North Korea on Sunday invited the United States to bilateral discussions aimed at improving relations, though the terms of its invitation make it unlikely any significant headway will be achieved on the nuclear weapons front, the Associated Press reported.
In making the proposal, Pyongyang's top-governing body, the National Defense Commission, said the talks must be on an unconditional basis and there could be no calls for the North to end its nuclear work unless the United States agrees to abide by the same stricture.
The Obama administration responded that it will only agree to two-way talks if Pyongyang first demonstrates its adherence to U.N. Security Council resolutions and earlier international pledges. That essentially means North Korea would have to halt its nuclear weapons development.
"As we have made clear, our desire is to have credible negotiations with the North Koreans, but those talks must involve North Korea living up to its obligations to the world, including compliance with U.N. Security Council resolutions, and ultimately result in denuclearization," White House National Security Council spokeswoman Caitlin Hayden said in released remarks. "We will judge North Korea by its actions, and not its words."
President Obama's chief of staff, Denis McDonough, in a Sunday appearance on CBS said any bilateral talks with the North "have to be real. They have to be based on them living up to their obligations, to include on proliferation, on nuclear weapons, on smuggling and other things."
In asserting that the North would never give up its nuclear arms program until all of the Korean Peninsula is rid of such armaments, the National Defense Commission said that would mean "totally ending the U.S. nuclear threats."
The U.S. military withdrew tactical nuclear weapons from South Korea in the early 1990s. However, the Navy fields strategic submarines in the area and the vessels occasionally participate in joint maneuvers with the South. U.S. nuclear-capable B-2 and B-52 bombers also recently participated in military exercises with Seoul.
Pyongyang's Sunday overture is one more sign that the Kim Jong Un regime has shifted away from the saber-rattling tactics of this spring that saw regional tensions brought to one of their highest points in decades. In making its offer, the North said Washington should propose the schedule and locale for the meeting.
The wording of the proposal suggests that North Korea wants the Obama administration to offer concessions and diplomatic engagement in return for not furthering work on nuclear weapons that could target the continental United States, according to the New York Times.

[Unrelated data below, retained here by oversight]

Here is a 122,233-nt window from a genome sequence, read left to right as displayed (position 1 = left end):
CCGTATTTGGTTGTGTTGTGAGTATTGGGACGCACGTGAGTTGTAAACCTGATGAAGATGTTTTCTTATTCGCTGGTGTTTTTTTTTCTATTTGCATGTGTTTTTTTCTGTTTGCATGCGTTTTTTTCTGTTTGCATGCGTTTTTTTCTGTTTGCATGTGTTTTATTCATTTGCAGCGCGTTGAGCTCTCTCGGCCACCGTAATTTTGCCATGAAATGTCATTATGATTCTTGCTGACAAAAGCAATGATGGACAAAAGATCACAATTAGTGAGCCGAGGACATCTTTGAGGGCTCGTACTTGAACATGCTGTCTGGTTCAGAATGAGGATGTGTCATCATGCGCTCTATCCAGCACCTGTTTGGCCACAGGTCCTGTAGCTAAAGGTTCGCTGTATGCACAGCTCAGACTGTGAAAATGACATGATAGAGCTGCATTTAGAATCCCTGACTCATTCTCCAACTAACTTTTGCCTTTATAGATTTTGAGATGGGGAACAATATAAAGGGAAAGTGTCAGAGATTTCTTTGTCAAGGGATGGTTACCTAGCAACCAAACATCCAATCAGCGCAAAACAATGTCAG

The Kim regime's bid reveals no "fundamental change" in its foreign posture, Dongguk University North Korea expert Kim Yong-hyun said in an interview.
The U.S. special envoy for North Korea policy, Glyn Davies, is slated to host his South Korean and Japanese opposites for three-way talks this week in Washington.
As China is the North's biggest economic benefactor, the United States sees Beijing as playing a crucial role in producing a real lasting change in the regional nuclear impasse. At a recent Wilson Center event, Davies said: "We have every expectation that Beijing will use its special relationship with the D.P.R.K. to encourage Pyongyang to choose a different path," the Christian Science Monitor reported.
In recent months, the Chinese government has signaled that it intends to take a stronger line with its longtime ally, publicly affirming that it would fully implement the latest Security Council sanctions measures and cutting off all financial dealings with a North Korean firm seen as a principal conduit for funding for weapons of mass destruction work.
The timing of Pyongyang's talks proposal suggests that it is seeking to "keep China in check," according Dongguk University's Kim. The aspiring nuclear power is also likely signaling to Seoul that it will try to isolate it from strategic talks if the South does not move to bolster inter-Korean ties, the academic said.
Seoul is at least publicly unconcerned about being cut off from talks. South Korean Unification Minister Ryoo Kihl-jae on Monday told lawmakers "there is little worry of Pyongyang trying to bypass the South to talks directly with the United States," the Yonhap News Agency reported.
In a May meeting, a top Kim regime official sought to get acknowledgement from Beijing of North Korea's status as a nuclear-armed nation, an informed insider told Yonhap on Sunday.
"The Chinese side expressed its negative stance on North Korea's request, according to the anonymous source.
The Chinese Foreign Ministry on Monday announced that the North's senior atomic negotiator, Kim Kye Gwan, is slated to travel to Beijing for a "strategic dialogue" on Wednesday with Chinese Vice Foreign Minister Zhang Yesui, Yonhap separately reported.